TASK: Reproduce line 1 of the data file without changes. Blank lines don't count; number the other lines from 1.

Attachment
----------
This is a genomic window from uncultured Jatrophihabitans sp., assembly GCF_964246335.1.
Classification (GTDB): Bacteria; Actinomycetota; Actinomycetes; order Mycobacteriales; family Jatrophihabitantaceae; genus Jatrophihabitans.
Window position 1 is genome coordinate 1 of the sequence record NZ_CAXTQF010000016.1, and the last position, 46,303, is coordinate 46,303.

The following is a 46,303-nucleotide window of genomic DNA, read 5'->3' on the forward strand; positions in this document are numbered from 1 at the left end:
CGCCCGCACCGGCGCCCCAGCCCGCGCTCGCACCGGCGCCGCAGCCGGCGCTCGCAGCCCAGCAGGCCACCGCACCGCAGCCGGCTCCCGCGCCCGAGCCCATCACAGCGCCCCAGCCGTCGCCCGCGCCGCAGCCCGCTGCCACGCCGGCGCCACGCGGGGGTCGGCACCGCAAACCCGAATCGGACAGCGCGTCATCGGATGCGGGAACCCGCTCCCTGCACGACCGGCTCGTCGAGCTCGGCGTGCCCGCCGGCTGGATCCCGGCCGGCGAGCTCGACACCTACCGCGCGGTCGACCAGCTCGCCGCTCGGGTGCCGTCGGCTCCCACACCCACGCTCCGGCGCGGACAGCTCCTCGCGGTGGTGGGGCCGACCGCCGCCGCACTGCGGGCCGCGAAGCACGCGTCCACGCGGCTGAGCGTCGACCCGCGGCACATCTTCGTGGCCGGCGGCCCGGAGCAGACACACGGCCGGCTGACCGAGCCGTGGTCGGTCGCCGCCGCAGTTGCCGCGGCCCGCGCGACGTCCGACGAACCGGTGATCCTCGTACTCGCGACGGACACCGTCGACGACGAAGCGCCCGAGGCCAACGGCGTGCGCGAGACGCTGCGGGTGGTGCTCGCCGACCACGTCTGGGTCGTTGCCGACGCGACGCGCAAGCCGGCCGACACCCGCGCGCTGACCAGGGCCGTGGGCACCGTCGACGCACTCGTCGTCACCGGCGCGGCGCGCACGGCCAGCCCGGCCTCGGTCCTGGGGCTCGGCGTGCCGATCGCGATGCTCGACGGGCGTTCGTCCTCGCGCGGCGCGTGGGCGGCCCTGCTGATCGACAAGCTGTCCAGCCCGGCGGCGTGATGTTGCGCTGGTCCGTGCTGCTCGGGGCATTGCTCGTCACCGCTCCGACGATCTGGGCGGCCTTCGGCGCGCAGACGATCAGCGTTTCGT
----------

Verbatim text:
This is a genomic window from uncultured Jatrophihabitans sp., assembly GCF_964246335.1.